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What role does the media play in resolving violent conflict?

The INFOCORE project provides an explanation of how media coverage of conflict comes about and how it affects the emergence, escalation or conversely, the pacification and prevention of violence. It provides journalists, NGO activists and policy-makers with evidence-based recommendations on how to improve their professional practices and policies.


Results from the INFOCORE project help to better understand how different media discuss matters of peace and violence and how audiences at different levels perceive, react and engage with the disseminated evidential claims, frames and agendas for action. The specific role played by the media depends chiefly on the ways in which it transforms conflict actors’ claims, interpretations and prescriptions into contents that fit specific media. It is also based on their ability to amplify these contents and endow them with reach, visibility and consonance. INFOCORE researchers found significant variation in media roles across the six cases and suggest that they are best explained by taking into account four closely interlocking conditioning factors. First, the degree to which the media landscape is diverse and free, or conversely, controlled and instrumentalised by conflict parties. Societal attitudes to and uses of different media by audiences also have an influence. Different degrees of conflict intensity and dynamics between the conflict parties are relevant and the degree and nature of the involvement of regional and international actors. Conflict communication cannot be disconnected from the issues and political interests underlying the conflict and the actors shaping it. Conflict parties attempt to use the media to turn-up or down the temperature of media coverage and compete over key claims, frames and agendas for action. While we cannot be optimistic about short-term efforts of influencing media coverage on conflict, it appears that media assistance programmes can have a positive impact if they are carefully tailored to the conditions of each country and conflict, embedded in a broader strategy of addressing conflict courses and sustained over a longer term. The research confirmed and accentuated some worrying trends for audience trust in accurate and reliable journalist coverage of conflict. The retreat of well-resourced, professional and independent journalism, particularly at the domestic level, means a greater influence of NGOs, IOs, business and indeed conflict parties on media coverage related to conflict with some problematic effects. And while the increased role of social media might sometimes contribute to a widening of viewpoints, we found that they tend to play more of an escalatory role.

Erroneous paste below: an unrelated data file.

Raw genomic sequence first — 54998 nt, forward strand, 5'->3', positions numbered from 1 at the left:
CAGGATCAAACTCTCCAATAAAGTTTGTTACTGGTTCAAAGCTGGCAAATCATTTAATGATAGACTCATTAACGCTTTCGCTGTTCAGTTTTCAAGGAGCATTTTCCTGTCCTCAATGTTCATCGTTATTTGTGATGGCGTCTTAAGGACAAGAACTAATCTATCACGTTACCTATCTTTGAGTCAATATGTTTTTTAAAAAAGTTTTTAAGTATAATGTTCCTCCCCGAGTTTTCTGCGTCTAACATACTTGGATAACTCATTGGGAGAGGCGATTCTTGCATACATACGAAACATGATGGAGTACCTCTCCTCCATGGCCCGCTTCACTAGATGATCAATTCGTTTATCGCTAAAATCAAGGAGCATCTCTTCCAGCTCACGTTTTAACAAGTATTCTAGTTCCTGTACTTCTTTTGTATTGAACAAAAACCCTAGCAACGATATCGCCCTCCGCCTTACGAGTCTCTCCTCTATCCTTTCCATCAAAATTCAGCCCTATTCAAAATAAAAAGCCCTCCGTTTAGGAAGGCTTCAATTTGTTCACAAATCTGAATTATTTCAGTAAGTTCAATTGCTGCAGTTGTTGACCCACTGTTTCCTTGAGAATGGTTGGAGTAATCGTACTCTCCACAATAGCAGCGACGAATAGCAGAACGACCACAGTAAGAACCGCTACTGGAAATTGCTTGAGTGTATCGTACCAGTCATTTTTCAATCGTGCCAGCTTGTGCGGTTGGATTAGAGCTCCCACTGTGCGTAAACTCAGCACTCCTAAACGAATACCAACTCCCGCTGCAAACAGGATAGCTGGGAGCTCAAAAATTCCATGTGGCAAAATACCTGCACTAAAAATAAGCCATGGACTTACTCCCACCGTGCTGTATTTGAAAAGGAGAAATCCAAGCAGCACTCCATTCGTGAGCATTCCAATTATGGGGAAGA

Media, violent conflict, crisis management, INFOCORE, news coverage

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